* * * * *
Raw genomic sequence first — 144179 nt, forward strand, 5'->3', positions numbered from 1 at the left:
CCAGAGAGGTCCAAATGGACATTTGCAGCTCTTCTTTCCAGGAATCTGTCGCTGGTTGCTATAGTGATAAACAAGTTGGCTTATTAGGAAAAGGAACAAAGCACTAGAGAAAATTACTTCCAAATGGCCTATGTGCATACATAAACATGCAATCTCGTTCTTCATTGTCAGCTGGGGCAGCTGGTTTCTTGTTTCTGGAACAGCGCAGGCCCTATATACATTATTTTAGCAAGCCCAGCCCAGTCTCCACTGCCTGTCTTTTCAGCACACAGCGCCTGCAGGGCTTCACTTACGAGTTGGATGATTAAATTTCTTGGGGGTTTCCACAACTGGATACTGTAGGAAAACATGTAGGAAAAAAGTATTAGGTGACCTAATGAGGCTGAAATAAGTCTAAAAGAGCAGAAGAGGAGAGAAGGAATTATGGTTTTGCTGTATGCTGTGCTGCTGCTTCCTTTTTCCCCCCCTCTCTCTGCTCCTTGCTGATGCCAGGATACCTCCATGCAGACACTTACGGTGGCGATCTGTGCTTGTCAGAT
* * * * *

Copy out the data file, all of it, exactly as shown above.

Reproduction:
Raw genomic sequence first — 144179 nt, forward strand, 5'->3', positions numbered from 1 at the left:
CCAGAGAGGTCCAAATGGACATTTGCAGCTCTTCTTTCCAGGAATCTGTCGCTGGTTGCTATAGTGATAAACAAGTTGGCTTATTAGGAAAAGGAACAAAGCACTAGAGAAAATTACTTCCAAATGGCCTATGTGCATACATAAACATGCAATCTCGTTCTTCATTGTCAGCTGGGGCAGCTGGTTTCTTGTTTCTGGAACAGCGCAGGCCCTATATACATTATTTTAGCAAGCCCAGCCCAGTCTCCACTGCCTGTCTTTTCAGCACACAGCGCCTGCAGGGCTTCACTTACGAGTTGGATGATTAAATTTCTTGGGGGTTTCCACAACTGGATACTGTAGGAAAACATGTAGGAAAAAAGTATTAGGTGACCTAATGAGGCTGAAATAAGTCTAAAAGAGCAGAAGAGGAGAGAAGGAATTATGGTTTTGCTGTATGCTGTGCTGCTGCTTCCTTTTTCCCCCCCTCTCTCTGCTCCTTGCTGATGCCAGGATACCTCCATGCAGACACTTACGGTGGCGATCTGTGCTTGTCAGAT